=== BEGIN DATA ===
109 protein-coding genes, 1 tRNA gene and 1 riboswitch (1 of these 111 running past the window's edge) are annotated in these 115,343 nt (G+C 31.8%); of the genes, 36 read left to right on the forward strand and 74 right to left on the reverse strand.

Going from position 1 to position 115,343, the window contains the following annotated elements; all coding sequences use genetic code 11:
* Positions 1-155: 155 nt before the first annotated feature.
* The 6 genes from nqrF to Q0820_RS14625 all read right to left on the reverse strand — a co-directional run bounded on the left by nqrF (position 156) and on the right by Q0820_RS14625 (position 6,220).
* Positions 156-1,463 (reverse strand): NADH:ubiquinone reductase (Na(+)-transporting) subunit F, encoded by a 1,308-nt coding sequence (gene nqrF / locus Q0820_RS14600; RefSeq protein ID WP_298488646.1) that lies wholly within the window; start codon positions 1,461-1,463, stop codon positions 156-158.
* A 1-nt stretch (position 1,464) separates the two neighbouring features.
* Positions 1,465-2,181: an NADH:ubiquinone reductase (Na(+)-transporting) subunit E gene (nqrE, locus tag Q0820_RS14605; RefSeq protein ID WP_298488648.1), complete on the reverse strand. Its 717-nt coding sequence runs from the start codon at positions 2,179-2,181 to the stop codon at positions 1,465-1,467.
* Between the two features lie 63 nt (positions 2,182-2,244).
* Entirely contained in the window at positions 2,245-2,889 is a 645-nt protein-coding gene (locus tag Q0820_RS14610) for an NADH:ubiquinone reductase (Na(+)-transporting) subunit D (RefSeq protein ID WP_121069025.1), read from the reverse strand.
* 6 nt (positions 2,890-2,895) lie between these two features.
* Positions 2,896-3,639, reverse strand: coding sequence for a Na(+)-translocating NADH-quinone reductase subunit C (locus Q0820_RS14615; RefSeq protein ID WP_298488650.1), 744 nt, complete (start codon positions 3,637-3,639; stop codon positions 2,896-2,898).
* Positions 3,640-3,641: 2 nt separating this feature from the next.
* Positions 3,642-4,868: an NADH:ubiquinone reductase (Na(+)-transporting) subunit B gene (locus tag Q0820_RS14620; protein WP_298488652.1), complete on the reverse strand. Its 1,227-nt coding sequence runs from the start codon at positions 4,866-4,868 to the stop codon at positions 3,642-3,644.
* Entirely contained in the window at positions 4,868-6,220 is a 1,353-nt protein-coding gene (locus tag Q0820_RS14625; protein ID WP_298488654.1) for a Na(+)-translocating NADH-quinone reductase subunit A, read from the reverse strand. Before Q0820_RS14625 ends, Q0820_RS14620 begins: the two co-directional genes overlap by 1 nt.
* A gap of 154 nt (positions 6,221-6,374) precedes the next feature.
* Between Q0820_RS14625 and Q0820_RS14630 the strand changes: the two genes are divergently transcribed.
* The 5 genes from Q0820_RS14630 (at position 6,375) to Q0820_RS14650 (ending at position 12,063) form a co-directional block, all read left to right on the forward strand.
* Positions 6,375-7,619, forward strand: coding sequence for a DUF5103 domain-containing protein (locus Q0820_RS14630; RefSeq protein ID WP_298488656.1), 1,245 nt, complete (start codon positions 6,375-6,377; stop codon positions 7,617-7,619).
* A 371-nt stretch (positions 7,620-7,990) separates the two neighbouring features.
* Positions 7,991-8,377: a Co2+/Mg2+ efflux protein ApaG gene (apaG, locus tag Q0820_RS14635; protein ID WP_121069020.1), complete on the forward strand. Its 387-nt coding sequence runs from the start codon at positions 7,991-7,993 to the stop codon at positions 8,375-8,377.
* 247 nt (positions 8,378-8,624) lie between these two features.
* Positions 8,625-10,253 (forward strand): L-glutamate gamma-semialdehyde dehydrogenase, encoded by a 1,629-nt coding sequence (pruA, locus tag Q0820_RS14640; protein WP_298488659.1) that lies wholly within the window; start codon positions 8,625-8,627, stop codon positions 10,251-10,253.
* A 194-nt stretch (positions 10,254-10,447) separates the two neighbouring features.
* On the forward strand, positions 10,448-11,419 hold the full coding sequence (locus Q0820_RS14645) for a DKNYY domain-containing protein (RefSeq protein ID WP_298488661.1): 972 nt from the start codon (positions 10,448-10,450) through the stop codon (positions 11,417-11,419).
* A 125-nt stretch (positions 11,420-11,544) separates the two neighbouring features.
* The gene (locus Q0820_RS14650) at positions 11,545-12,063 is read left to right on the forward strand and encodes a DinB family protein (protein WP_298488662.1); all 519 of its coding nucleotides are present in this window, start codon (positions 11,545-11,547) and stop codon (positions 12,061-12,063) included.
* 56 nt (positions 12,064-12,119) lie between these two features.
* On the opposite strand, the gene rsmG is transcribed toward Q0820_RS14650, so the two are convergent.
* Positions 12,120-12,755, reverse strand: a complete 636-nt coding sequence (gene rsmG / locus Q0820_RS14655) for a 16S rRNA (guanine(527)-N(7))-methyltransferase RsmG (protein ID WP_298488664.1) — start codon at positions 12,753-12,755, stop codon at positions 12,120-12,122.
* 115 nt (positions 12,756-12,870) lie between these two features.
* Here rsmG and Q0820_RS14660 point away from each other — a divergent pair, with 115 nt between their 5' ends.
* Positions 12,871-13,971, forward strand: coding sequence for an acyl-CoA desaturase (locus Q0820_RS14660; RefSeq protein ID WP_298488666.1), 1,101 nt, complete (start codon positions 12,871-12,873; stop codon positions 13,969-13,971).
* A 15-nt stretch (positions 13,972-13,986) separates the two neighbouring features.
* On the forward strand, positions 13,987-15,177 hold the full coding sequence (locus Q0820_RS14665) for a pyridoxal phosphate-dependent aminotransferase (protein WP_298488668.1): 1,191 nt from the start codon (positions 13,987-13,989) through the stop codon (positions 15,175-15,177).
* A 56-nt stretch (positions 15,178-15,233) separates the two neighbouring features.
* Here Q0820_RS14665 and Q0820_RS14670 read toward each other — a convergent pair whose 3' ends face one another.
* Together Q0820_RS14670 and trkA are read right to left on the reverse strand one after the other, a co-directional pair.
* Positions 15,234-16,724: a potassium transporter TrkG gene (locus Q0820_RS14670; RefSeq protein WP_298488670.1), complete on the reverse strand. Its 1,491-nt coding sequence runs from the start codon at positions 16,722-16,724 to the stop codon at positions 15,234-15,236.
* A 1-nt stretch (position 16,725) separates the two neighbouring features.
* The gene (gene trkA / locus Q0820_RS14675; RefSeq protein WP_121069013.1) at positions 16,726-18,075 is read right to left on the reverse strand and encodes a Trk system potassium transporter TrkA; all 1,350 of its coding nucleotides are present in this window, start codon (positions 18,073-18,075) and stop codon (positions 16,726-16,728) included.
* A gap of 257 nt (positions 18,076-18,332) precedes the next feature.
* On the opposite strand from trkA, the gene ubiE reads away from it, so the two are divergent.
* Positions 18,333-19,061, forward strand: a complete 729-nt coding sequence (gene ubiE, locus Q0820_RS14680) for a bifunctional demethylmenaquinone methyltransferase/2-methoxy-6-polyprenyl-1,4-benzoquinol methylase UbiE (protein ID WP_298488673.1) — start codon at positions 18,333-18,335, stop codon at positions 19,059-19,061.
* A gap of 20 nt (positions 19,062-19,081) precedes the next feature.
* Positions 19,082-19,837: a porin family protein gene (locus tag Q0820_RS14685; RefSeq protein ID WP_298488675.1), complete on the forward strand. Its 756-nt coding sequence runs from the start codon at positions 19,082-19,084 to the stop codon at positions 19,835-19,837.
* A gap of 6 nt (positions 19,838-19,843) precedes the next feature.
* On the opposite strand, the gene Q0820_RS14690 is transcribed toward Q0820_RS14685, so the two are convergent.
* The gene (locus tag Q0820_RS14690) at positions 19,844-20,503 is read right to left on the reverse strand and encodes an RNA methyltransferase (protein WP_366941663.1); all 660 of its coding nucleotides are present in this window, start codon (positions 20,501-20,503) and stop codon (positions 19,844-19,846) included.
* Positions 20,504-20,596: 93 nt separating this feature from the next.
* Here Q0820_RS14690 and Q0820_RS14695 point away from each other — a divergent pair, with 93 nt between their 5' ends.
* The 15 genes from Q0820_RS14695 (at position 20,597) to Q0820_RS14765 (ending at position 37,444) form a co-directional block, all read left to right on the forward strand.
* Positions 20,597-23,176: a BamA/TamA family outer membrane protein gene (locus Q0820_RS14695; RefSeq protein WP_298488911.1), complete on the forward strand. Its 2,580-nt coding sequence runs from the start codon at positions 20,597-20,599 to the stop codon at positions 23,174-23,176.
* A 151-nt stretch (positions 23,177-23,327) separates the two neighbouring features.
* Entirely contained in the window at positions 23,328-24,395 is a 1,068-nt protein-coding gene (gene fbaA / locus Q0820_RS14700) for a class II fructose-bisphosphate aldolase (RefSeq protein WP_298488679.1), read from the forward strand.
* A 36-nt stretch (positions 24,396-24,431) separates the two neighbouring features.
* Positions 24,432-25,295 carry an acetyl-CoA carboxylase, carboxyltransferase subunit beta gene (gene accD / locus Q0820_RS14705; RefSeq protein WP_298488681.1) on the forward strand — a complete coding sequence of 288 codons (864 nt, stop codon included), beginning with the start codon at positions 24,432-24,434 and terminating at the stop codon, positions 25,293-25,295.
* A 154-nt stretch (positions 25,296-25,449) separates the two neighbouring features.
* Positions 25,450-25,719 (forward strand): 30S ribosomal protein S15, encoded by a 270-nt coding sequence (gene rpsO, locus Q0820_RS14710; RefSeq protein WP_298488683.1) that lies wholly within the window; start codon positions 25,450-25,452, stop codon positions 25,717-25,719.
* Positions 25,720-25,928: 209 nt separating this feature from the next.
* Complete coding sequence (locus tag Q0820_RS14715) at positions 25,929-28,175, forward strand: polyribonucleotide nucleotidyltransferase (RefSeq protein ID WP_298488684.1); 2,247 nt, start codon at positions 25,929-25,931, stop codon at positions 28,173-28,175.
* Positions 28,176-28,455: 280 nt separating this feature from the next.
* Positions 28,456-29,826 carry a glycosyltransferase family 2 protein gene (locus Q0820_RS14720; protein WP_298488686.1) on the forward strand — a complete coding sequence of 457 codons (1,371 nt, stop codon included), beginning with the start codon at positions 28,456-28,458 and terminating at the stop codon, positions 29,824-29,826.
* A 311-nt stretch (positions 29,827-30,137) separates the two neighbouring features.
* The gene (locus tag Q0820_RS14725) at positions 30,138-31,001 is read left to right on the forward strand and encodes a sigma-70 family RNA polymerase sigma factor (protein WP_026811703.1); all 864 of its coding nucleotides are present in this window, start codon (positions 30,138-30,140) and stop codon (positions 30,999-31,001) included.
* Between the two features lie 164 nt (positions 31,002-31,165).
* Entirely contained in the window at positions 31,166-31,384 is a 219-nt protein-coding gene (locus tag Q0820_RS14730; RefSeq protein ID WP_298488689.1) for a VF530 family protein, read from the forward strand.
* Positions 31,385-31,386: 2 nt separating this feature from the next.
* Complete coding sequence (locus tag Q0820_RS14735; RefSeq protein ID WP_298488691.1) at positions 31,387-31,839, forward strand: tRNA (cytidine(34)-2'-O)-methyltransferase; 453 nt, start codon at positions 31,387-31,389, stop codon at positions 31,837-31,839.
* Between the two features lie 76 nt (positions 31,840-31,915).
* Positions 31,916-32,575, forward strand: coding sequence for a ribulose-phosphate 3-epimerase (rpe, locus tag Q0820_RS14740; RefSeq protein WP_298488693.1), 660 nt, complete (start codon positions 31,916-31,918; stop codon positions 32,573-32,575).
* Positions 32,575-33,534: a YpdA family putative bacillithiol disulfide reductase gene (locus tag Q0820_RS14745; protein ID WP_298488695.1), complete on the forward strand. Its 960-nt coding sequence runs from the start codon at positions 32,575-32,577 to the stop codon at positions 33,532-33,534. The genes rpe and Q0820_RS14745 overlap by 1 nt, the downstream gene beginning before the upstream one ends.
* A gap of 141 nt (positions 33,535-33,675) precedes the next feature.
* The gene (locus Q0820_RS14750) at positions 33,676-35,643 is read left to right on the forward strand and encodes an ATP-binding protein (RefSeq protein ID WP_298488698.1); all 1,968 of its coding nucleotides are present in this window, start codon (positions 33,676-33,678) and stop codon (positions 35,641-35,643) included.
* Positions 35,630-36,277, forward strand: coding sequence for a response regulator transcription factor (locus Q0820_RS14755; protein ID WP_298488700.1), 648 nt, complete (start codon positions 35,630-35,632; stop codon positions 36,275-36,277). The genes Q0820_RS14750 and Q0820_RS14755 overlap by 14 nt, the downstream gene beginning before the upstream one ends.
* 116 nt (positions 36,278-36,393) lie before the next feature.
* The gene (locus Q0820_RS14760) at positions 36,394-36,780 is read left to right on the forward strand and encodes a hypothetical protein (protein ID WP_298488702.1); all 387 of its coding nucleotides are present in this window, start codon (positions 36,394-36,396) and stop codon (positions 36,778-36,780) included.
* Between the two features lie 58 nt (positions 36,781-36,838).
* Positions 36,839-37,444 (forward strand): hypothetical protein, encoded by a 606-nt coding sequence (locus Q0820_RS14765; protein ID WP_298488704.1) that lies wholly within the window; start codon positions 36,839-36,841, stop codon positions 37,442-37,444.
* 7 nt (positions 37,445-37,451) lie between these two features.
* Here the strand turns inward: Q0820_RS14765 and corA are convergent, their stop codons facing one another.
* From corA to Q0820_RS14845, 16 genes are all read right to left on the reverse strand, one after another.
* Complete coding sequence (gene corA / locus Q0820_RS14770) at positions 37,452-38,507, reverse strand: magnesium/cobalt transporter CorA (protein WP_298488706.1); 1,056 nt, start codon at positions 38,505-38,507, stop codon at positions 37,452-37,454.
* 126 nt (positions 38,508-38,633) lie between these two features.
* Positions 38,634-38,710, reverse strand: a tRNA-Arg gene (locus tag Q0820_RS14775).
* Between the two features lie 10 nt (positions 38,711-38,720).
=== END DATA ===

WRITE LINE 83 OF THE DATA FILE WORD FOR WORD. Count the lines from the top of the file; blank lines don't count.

* 126 nt (positions 38,508-38,633) lie between these two features.